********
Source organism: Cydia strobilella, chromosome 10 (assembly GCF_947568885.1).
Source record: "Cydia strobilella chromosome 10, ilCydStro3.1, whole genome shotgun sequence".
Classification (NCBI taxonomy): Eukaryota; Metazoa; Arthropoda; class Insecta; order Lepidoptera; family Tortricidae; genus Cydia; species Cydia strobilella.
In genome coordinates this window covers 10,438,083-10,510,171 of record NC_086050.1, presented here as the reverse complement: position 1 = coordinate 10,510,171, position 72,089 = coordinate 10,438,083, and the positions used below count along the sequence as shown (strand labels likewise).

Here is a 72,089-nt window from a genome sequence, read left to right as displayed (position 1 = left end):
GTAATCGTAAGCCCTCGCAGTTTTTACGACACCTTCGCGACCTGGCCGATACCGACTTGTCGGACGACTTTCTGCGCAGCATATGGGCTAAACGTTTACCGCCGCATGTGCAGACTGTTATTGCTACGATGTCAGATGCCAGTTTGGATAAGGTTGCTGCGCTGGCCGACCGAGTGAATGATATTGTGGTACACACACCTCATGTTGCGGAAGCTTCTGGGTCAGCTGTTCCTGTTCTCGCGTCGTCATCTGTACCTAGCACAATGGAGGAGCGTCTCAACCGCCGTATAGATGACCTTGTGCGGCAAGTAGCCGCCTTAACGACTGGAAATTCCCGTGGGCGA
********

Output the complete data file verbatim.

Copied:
Source organism: Cydia strobilella, chromosome 10 (assembly GCF_947568885.1).
Source record: "Cydia strobilella chromosome 10, ilCydStro3.1, whole genome shotgun sequence".
Classification (NCBI taxonomy): Eukaryota; Metazoa; Arthropoda; class Insecta; order Lepidoptera; family Tortricidae; genus Cydia; species Cydia strobilella.
In genome coordinates this window covers 10,438,083-10,510,171 of record NC_086050.1, presented here as the reverse complement: position 1 = coordinate 10,510,171, position 72,089 = coordinate 10,438,083, and the positions used below count along the sequence as shown (strand labels likewise).

Here is a 72,089-nt window from a genome sequence, read left to right as displayed (position 1 = left end):
GTAATCGTAAGCCCTCGCAGTTTTTACGACACCTTCGCGACCTGGCCGATACCGACTTGTCGGACGACTTTCTGCGCAGCATATGGGCTAAACGTTTACCGCCGCATGTGCAGACTGTTATTGCTACGATGTCAGATGCCAGTTTGGATAAGGTTGCTGCGCTGGCCGACCGAGTGAATGATATTGTGGTACACACACCTCATGTTGCGGAAGCTTCTGGGTCAGCTGTTCCTGTTCTCGCGTCGTCATCTGTACCTAGCACAATGGAGGAGCGTCTCAACCGCCGTATAGATGACCTTGTGCGGCAAGTAGCCGCCTTAACGACTGGAAATTCCCGTGGGCGA